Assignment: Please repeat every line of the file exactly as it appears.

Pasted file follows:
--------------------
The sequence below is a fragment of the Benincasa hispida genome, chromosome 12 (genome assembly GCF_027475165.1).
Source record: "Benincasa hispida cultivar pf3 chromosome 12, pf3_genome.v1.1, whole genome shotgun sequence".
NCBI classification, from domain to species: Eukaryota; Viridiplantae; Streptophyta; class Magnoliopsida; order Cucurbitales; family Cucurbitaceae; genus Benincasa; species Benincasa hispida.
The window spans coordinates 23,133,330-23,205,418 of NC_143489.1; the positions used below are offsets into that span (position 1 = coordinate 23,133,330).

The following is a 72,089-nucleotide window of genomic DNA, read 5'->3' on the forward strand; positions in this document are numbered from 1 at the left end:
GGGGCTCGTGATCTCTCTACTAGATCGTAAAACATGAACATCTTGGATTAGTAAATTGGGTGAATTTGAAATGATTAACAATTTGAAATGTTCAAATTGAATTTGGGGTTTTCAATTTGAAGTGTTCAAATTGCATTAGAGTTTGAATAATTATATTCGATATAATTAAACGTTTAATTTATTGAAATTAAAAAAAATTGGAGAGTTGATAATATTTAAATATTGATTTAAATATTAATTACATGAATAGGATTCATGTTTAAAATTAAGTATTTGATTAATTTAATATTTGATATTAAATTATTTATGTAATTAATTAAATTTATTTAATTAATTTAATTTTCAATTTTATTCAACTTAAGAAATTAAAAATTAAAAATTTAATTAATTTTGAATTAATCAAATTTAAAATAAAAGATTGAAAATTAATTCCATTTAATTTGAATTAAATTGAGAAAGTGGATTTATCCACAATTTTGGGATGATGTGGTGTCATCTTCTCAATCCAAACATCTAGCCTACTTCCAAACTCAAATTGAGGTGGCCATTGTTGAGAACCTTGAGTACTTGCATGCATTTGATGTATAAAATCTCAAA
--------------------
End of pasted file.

The sequence below is a fragment of the Benincasa hispida genome, chromosome 12 (genome assembly GCF_027475165.1).
Source record: "Benincasa hispida cultivar pf3 chromosome 12, pf3_genome.v1.1, whole genome shotgun sequence".
NCBI classification, from domain to species: Eukaryota; Viridiplantae; Streptophyta; class Magnoliopsida; order Cucurbitales; family Cucurbitaceae; genus Benincasa; species Benincasa hispida.
The window spans coordinates 23,133,330-23,205,418 of NC_143489.1; the positions used below are offsets into that span (position 1 = coordinate 23,133,330).

The following is a 72,089-nucleotide window of genomic DNA, read 5'->3' on the forward strand; positions in this document are numbered from 1 at the left end:
GGGGCTCGTGATCTCTCTACTAGATCGTAAAACATGAACATCTTGGATTAGTAAATTGGGTGAATTTGAAATGATTAACAATTTGAAATGTTCAAATTGAATTTGGGGTTTTCAATTTGAAGTGTTCAAATTGCATTAGAGTTTGAATAATTATATTCGATATAATTAAACGTTTAATTTATTGAAATTAAAAAAAATTGGAGAGTTGATAATATTTAAATATTGATTTAAATATTAATTACATGAATAGGATTCATGTTTAAAATTAAGTATTTGATTAATTTAATATTTGATATTAAATTATTTATGTAATTAATTAAATTTATTTAATTAATTTAATTTTCAATTTTATTCAACTTAAGAAATTAAAAATTAAAAATTTAATTAATTTTGAATTAATCAAATTTAAAATAAAAGATTGAAAATTAATTCCATTTAATTTGAATTAAATTGAGAAAGTGGATTTATCCACAATTTTGGGATGATGTGGTGTCATCTTCTCAATCCAAACATCTAGCCTACTTCCAAACTCAAATTGAGGTGGCCATTGTTGAGAACCTTGAGTACTTGCATGCATTTGATGTATAAAATCTCAAA